tr.v. ob·li·gat·ed, ob·li·gat·ing, ob·li·gates
1. To compel or constrain by a social, legal, or moral requirement. See Synonyms at force.
2. To cause to be grateful or indebted; oblige: We will always be obligated to you for your kindness.
3. To commit (money, for example) in order to fulfill an obligation.
adj. (-gĭt, -gāt′)
Able to exist or survive only in a particular environment or by assuming a particular role: an obligate parasite; an obligate anaerobe.
n. (-gĭt, -gāt′)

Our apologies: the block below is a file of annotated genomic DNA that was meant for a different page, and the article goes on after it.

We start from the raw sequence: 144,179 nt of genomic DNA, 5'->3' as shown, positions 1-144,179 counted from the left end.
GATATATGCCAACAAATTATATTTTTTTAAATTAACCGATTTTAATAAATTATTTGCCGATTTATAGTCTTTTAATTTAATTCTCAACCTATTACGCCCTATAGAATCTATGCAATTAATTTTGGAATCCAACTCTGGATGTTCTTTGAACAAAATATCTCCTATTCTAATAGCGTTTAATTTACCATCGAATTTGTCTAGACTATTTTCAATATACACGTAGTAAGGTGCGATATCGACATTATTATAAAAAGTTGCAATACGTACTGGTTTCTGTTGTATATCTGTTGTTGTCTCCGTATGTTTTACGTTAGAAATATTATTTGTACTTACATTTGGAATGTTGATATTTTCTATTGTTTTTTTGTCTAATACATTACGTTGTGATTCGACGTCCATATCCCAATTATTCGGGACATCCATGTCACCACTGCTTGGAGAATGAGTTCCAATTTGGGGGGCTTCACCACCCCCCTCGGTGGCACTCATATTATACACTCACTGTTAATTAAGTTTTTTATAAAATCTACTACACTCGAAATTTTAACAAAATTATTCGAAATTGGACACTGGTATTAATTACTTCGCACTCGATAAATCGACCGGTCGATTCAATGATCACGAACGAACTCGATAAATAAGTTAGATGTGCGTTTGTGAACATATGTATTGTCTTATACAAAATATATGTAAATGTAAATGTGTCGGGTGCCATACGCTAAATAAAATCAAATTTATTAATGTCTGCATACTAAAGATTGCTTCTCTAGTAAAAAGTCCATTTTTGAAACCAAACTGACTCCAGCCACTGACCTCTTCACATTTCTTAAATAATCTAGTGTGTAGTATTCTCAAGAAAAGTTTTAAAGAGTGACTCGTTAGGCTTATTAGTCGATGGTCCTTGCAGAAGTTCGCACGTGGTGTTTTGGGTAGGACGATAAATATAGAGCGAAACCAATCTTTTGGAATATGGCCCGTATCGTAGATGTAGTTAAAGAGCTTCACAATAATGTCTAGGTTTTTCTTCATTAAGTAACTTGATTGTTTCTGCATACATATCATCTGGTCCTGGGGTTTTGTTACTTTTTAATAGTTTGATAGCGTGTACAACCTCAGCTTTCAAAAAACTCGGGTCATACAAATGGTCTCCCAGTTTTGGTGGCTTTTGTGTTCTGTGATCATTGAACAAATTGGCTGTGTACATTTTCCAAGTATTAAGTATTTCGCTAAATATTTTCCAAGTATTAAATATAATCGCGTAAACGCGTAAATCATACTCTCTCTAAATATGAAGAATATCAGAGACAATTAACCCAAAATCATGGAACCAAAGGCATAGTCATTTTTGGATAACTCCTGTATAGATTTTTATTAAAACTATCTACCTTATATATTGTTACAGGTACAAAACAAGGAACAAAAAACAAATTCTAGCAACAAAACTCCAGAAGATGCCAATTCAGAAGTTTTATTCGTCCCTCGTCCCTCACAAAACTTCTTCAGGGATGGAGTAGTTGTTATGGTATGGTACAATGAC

An obligate organism.
[Latin obligāre, obligāt-; see OBLIGE.]
obli·ga·ble (-gə-bəl) adj.
The American Heritage® Dictionary of the English Language, Fifth Edition copyright ©2022 by HarperCollins Publishers. All rights reserved.
Indo-European & Semitic Roots Appendices
Thousands of entries in the dictionary include etymologies that trace their origins back to reconstructed proto-languages. You can obtain more information about these forms in our online appendices:
The Indo-European appendix covers nearly half of the Indo-European roots that have left their mark on English words. A more complete treatment of Indo-European roots and the English words derived from them is available in our Dictionary of Indo-European Roots.